By the time the second half began night had fallen and the temperature was starting to fall rapidly, making it quite chilly for audience and band alike. The opening piece was the Can-can from Orpheus in the Underworld by Offenbach, followed by a selection from Jungle Book. Alison Langer and Lawrence Thackeray sang If I Loved You from Carousel by Rodgers and Hammerstein. The trombone section performed Bones in the Store, written by Rob Wiffin based on the song The Quartermaster's Store, then Alison Langer returned to sing Summertime from Porgy and Bess by George Gershwin.

Soon it was time for the "Proms" Finale, starting with Jerusalem, followed by the Fantasia on British Sea Songs by Henry Wood, in which Alison Langer joined the Band to sing Rule Britannia. Finally the audience joined in singing Land of Hope and Glory to Elgar's Pomp and Circumstance March no. 1, which of course had to be encored.

Or not quite finally. This year the Band played the closing section of Tchaikovsky's 1812 Overture to accompany a firework display. At least that was the intention, but the fireworks didn't start before the Band had nearly finished playing. (UPDATE: I've since found out that the fireworks were actually meant to start at the end of 1812, so apologies to the organisers.)

Thanks to the good weather there was a large audience for this concert, variously estimated to be between 500 and 1000 people, who cheered and clapped enthusiastically, and contributed generously to a collection for the Mayor's charity. It's always a pleasure to entertain so many people, and we're looking forward to doing it again next year. Let's hope the weather will be dry again in 2014.

You can see a complete list of the music played.

Title Composer / Arranger
Back to the Future Alan Silvestri, arr. Juri Briat
West Side Story Leonard Bernstein, arr. W.J. Duthoit
Marvin Hamlisch Showcase Arr. Warren Barker
Bugler's Holiday Leroy Anderson, transcribed Michael Edwards
Out of Africa John Barry, arr. Johan de Maij
Soul Bossa Nova Quincy Jones, arr. Denis Burton
Quando me'n vo ("Mussetta's Waltz" from La bohème) G. Puccini, arr. M. Armstrong
The Cowboys John Williams, arr. Jim Curnow
Can Can from Orpheus in the Underworld Jacques Offenbach, arr. Lawrence Odom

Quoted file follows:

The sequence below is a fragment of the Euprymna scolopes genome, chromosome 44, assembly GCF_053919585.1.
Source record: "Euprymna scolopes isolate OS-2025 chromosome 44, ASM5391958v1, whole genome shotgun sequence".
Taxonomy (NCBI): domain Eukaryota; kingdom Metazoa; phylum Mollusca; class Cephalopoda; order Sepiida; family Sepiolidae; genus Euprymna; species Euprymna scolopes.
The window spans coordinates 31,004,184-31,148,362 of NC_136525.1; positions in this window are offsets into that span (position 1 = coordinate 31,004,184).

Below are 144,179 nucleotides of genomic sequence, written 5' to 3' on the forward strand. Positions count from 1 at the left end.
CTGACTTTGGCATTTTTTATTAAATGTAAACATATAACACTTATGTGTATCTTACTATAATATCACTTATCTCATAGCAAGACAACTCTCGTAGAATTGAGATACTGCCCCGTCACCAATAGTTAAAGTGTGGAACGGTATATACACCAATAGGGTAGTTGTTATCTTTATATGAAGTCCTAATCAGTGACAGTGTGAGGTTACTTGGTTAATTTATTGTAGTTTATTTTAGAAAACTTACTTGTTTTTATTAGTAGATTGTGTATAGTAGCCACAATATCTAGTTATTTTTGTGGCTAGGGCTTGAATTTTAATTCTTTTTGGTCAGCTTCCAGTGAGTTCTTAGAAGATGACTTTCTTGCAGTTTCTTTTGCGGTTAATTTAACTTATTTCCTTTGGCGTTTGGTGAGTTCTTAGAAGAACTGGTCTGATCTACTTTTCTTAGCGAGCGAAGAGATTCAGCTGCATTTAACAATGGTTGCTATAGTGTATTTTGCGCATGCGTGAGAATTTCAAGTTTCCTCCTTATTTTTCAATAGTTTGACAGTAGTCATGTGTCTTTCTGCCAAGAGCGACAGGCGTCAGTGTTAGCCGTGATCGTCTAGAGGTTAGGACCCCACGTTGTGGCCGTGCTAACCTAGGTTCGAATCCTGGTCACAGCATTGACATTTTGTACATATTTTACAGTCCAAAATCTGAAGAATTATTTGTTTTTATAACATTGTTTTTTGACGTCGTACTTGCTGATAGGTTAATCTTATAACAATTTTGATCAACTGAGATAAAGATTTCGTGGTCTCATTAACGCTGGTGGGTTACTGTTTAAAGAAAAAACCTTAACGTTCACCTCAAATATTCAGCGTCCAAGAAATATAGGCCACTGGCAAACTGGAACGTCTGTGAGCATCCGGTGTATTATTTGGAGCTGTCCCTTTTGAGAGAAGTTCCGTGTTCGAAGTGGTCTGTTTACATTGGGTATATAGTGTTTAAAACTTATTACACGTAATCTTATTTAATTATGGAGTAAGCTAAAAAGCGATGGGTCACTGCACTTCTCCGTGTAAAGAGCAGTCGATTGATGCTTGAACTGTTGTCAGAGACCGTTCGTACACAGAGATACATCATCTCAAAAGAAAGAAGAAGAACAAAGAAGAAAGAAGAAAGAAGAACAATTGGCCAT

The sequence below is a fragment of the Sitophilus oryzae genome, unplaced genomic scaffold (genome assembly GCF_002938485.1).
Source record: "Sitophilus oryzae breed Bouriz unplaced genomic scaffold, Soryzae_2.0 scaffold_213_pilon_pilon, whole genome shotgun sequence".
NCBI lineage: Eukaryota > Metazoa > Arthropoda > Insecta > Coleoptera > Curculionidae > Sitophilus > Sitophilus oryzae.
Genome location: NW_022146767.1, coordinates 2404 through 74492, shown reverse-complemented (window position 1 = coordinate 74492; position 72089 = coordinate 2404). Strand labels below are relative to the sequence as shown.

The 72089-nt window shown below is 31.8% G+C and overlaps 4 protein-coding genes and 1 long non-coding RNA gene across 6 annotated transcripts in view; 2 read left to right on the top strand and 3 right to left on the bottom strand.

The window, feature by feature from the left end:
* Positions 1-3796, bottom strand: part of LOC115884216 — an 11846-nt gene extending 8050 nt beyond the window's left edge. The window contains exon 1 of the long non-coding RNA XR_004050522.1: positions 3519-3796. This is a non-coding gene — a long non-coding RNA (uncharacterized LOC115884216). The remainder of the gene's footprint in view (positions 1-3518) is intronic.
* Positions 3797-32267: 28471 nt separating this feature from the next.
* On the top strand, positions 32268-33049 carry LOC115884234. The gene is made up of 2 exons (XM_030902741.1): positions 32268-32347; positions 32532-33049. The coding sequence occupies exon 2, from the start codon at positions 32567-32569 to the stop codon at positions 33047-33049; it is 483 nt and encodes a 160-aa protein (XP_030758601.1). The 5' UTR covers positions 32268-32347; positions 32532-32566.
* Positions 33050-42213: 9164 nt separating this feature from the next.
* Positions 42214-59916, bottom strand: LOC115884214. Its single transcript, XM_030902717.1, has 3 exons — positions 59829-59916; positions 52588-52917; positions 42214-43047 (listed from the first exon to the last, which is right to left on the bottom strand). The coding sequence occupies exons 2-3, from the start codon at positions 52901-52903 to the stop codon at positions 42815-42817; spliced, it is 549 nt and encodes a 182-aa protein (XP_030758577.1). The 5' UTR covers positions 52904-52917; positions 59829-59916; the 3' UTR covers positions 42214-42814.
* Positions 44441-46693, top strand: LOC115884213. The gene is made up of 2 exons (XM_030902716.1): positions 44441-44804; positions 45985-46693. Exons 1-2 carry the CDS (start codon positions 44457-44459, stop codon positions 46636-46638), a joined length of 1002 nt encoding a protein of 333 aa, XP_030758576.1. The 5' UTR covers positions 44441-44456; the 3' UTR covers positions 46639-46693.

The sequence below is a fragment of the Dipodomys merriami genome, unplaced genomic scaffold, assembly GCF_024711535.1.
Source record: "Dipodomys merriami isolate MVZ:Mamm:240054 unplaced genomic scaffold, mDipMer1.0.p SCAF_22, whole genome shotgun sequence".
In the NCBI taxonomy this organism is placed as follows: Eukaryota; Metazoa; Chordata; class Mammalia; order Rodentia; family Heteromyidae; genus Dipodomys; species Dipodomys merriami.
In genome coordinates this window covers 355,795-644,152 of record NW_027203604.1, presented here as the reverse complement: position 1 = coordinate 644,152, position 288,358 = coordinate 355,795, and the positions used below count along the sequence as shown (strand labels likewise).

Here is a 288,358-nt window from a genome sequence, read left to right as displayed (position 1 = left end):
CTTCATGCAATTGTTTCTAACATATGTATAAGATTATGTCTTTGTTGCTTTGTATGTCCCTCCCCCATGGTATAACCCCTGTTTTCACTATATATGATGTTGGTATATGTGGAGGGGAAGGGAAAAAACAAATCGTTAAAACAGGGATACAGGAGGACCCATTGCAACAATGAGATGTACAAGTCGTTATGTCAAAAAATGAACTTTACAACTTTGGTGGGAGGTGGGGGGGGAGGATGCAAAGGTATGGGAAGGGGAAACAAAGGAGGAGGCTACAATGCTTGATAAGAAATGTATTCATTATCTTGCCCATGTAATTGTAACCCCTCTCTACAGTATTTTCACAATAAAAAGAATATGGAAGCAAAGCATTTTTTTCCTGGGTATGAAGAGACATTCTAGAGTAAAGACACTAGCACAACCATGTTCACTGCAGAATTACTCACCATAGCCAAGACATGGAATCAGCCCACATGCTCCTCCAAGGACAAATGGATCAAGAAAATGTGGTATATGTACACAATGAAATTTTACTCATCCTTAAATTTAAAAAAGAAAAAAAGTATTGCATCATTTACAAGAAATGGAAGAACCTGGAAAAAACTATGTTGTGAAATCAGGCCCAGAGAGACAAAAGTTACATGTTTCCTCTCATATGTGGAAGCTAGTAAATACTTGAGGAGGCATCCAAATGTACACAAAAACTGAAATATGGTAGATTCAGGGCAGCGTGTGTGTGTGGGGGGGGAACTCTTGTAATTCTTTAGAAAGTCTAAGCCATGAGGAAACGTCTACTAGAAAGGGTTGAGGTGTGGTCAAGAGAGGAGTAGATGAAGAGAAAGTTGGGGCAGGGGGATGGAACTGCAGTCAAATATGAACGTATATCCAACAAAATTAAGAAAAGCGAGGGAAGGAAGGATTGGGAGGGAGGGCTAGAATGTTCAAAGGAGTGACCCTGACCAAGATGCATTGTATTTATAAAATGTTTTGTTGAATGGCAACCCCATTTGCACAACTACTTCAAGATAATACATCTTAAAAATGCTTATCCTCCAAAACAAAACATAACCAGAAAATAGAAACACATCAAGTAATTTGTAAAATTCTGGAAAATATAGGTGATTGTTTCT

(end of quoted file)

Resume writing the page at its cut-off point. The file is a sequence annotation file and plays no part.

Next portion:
Jungle Book Sherman/Sherman/Gilkyson, arr. Marcel Peeters
If I Loved You Rodgers and Hammerstein
Bones in the Store Rob Wiffin
Summer Time George Gershwin
Barber of Seville Goes to the Devil Gordon Jacob, arr. Robert O'Brien
Pirates of the Carribbean: Curse of the Black Pearl Klaus Badelt, arr. John Wasson
Jerusalem C. Hubert Parry, arr. Rob Wiffin
Fantasia on British Seas Songs Henry J. Wood, arr. W.J. Duthoit
Pomp & Circumstance March no. 1 (inc. Land of Hope and Glory) Edward Elgar
1812 Overture (part) Tchaikovsky, arr. C.H. Jaeger

Fairford Leys 2013

Oh, how the gods do mock us! Even as I was writing about English weather and Cublington Fête we had begun what turned out to be the longest spell of warm dry weather since 2006. So it was that Fairford Leys Fair in the Square on 13th July was blessed with clear blue skies and bright sunshine. Fortunately the Band plays on a small bandstand, which helps to provide some shade, but not for those sitting on the sunny side, so sun cream and hats were the order of the day.

As usual the Band played two sessions, conducted this year by Robert Wicks. We played a variety of well known pieces, including Thunderbirds. Can You Feel the Love Tonight, the march Semper Fidelis, Soul Bossa Nova, and music from the James Bond films.

After playing the first half we were grateful for the nearby ice cream van and stalls selling drinks. It’s hard work playing in the heat, but it was a nice change not to be threatened with rain.